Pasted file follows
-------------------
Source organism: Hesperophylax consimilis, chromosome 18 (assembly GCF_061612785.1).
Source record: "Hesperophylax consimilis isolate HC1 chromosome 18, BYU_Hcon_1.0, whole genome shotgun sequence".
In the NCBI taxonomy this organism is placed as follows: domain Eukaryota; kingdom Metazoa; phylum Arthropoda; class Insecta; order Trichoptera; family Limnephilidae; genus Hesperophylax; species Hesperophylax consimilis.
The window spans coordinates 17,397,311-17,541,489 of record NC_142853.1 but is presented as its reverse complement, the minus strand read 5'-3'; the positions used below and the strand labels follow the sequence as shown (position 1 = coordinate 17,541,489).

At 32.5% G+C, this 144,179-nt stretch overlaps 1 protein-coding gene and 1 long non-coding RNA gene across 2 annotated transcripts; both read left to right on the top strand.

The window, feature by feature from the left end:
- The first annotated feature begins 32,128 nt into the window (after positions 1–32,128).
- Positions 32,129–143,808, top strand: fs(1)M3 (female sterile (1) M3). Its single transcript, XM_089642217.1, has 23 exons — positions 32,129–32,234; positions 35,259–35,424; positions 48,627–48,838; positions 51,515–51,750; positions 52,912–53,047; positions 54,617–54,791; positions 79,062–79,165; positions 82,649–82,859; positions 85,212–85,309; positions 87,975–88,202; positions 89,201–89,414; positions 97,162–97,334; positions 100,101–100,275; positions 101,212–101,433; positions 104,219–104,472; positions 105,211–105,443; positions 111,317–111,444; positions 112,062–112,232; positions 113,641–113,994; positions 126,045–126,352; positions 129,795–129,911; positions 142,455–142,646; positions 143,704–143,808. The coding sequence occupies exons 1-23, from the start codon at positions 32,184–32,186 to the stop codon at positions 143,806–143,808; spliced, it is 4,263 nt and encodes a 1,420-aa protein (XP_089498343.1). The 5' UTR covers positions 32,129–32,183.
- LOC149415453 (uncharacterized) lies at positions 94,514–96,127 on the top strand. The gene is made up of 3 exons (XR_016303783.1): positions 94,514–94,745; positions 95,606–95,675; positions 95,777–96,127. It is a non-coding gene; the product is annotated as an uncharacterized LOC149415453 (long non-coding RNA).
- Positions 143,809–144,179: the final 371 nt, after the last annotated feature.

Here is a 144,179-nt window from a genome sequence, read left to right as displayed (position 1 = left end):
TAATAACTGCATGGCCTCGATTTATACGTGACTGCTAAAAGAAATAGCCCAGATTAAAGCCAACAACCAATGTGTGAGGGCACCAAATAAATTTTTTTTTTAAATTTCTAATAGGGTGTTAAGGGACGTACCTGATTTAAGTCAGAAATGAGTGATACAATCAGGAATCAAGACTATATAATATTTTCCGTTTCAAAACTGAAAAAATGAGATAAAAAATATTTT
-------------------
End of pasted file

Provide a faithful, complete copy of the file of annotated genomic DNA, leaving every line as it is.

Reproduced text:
Source organism: Hesperophylax consimilis, chromosome 18 (assembly GCF_061612785.1).
Source record: "Hesperophylax consimilis isolate HC1 chromosome 18, BYU_Hcon_1.0, whole genome shotgun sequence".
In the NCBI taxonomy this organism is placed as follows: domain Eukaryota; kingdom Metazoa; phylum Arthropoda; class Insecta; order Trichoptera; family Limnephilidae; genus Hesperophylax; species Hesperophylax consimilis.
The window spans coordinates 17,397,311-17,541,489 of record NC_142853.1 but is presented as its reverse complement, the minus strand read 5'-3'; the positions used below and the strand labels follow the sequence as shown (position 1 = coordinate 17,541,489).

At 32.5% G+C, this 144,179-nt stretch overlaps 1 protein-coding gene and 1 long non-coding RNA gene across 2 annotated transcripts; both read left to right on the top strand.

The window, feature by feature from the left end:
- The first annotated feature begins 32,128 nt into the window (after positions 1–32,128).
- Positions 32,129–143,808, top strand: fs(1)M3 (female sterile (1) M3). Its single transcript, XM_089642217.1, has 23 exons — positions 32,129–32,234; positions 35,259–35,424; positions 48,627–48,838; positions 51,515–51,750; positions 52,912–53,047; positions 54,617–54,791; positions 79,062–79,165; positions 82,649–82,859; positions 85,212–85,309; positions 87,975–88,202; positions 89,201–89,414; positions 97,162–97,334; positions 100,101–100,275; positions 101,212–101,433; positions 104,219–104,472; positions 105,211–105,443; positions 111,317–111,444; positions 112,062–112,232; positions 113,641–113,994; positions 126,045–126,352; positions 129,795–129,911; positions 142,455–142,646; positions 143,704–143,808. The coding sequence occupies exons 1-23, from the start codon at positions 32,184–32,186 to the stop codon at positions 143,806–143,808; spliced, it is 4,263 nt and encodes a 1,420-aa protein (XP_089498343.1). The 5' UTR covers positions 32,129–32,183.
- LOC149415453 (uncharacterized) lies at positions 94,514–96,127 on the top strand. The gene is made up of 3 exons (XR_016303783.1): positions 94,514–94,745; positions 95,606–95,675; positions 95,777–96,127. It is a non-coding gene; the product is annotated as an uncharacterized LOC149415453 (long non-coding RNA).
- Positions 143,809–144,179: the final 371 nt, after the last annotated feature.

Here is a 144,179-nt window from a genome sequence, read left to right as displayed (position 1 = left end):
TAATAACTGCATGGCCTCGATTTATACGTGACTGCTAAAAGAAATAGCCCAGATTAAAGCCAACAACCAATGTGTGAGGGCACCAAATAAATTTTTTTTTTAAATTTCTAATAGGGTGTTAAGGGACGTACCTGATTTAAGTCAGAAATGAGTGATACAATCAGGAATCAAGACTATATAATATTTTCCGTTTCAAAACTGAAAAAATGAGATAAAAAATATTTT